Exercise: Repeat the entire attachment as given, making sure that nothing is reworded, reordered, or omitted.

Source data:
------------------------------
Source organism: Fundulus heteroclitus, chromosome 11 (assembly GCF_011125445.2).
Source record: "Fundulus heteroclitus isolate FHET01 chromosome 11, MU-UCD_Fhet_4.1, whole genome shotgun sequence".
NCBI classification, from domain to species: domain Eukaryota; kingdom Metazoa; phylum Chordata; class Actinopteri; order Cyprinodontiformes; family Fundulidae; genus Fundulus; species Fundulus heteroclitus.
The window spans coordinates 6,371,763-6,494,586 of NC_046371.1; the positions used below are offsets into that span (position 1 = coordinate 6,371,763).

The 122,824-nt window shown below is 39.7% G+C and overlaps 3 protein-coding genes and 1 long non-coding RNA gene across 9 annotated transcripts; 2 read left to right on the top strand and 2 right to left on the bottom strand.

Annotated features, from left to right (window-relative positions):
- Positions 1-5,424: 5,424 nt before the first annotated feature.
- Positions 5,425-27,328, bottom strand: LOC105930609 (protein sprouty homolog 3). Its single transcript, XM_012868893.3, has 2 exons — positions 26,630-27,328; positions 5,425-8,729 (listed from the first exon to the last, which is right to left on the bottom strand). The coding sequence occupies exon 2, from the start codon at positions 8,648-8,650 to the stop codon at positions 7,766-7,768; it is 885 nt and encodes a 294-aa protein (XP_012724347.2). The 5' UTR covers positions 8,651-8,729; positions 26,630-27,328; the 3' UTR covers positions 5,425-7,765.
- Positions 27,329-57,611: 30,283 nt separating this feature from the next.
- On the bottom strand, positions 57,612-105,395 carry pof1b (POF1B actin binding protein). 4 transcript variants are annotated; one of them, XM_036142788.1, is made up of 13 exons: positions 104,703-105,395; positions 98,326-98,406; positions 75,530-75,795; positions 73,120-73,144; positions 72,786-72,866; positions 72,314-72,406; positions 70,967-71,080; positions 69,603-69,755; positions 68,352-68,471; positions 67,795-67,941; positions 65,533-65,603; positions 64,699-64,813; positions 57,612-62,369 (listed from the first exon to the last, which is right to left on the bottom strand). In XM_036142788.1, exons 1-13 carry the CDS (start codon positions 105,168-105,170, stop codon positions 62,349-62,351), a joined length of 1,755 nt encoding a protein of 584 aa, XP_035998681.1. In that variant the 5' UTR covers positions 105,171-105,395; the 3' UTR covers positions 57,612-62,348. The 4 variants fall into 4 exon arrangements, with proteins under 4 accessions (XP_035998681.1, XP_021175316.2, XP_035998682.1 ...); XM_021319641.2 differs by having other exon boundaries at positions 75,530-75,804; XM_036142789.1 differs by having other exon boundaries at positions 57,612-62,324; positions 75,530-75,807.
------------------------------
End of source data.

Source organism: Fundulus heteroclitus, chromosome 11 (assembly GCF_011125445.2).
Source record: "Fundulus heteroclitus isolate FHET01 chromosome 11, MU-UCD_Fhet_4.1, whole genome shotgun sequence".
NCBI classification, from domain to species: domain Eukaryota; kingdom Metazoa; phylum Chordata; class Actinopteri; order Cyprinodontiformes; family Fundulidae; genus Fundulus; species Fundulus heteroclitus.
The window spans coordinates 6,371,763-6,494,586 of NC_046371.1; the positions used below are offsets into that span (position 1 = coordinate 6,371,763).

The 122,824-nt window shown below is 39.7% G+C and overlaps 3 protein-coding genes and 1 long non-coding RNA gene across 9 annotated transcripts; 2 read left to right on the top strand and 2 right to left on the bottom strand.

Annotated features, from left to right (window-relative positions):
- Positions 1-5,424: 5,424 nt before the first annotated feature.
- Positions 5,425-27,328, bottom strand: LOC105930609 (protein sprouty homolog 3). Its single transcript, XM_012868893.3, has 2 exons — positions 26,630-27,328; positions 5,425-8,729 (listed from the first exon to the last, which is right to left on the bottom strand). The coding sequence occupies exon 2, from the start codon at positions 8,648-8,650 to the stop codon at positions 7,766-7,768; it is 885 nt and encodes a 294-aa protein (XP_012724347.2). The 5' UTR covers positions 8,651-8,729; positions 26,630-27,328; the 3' UTR covers positions 5,425-7,765.
- Positions 27,329-57,611: 30,283 nt separating this feature from the next.
- On the bottom strand, positions 57,612-105,395 carry pof1b (POF1B actin binding protein). 4 transcript variants are annotated; one of them, XM_036142788.1, is made up of 13 exons: positions 104,703-105,395; positions 98,326-98,406; positions 75,530-75,795; positions 73,120-73,144; positions 72,786-72,866; positions 72,314-72,406; positions 70,967-71,080; positions 69,603-69,755; positions 68,352-68,471; positions 67,795-67,941; positions 65,533-65,603; positions 64,699-64,813; positions 57,612-62,369 (listed from the first exon to the last, which is right to left on the bottom strand). In XM_036142788.1, exons 1-13 carry the CDS (start codon positions 105,168-105,170, stop codon positions 62,349-62,351), a joined length of 1,755 nt encoding a protein of 584 aa, XP_035998681.1. In that variant the 5' UTR covers positions 105,171-105,395; the 3' UTR covers positions 57,612-62,348. The 4 variants fall into 4 exon arrangements, with proteins under 4 accessions (XP_035998681.1, XP_021175316.2, XP_035998682.1 ...); XM_021319641.2 differs by having other exon boundaries at positions 75,530-75,804; XM_036142789.1 differs by having other exon boundaries at positions 57,612-62,324; positions 75,530-75,807.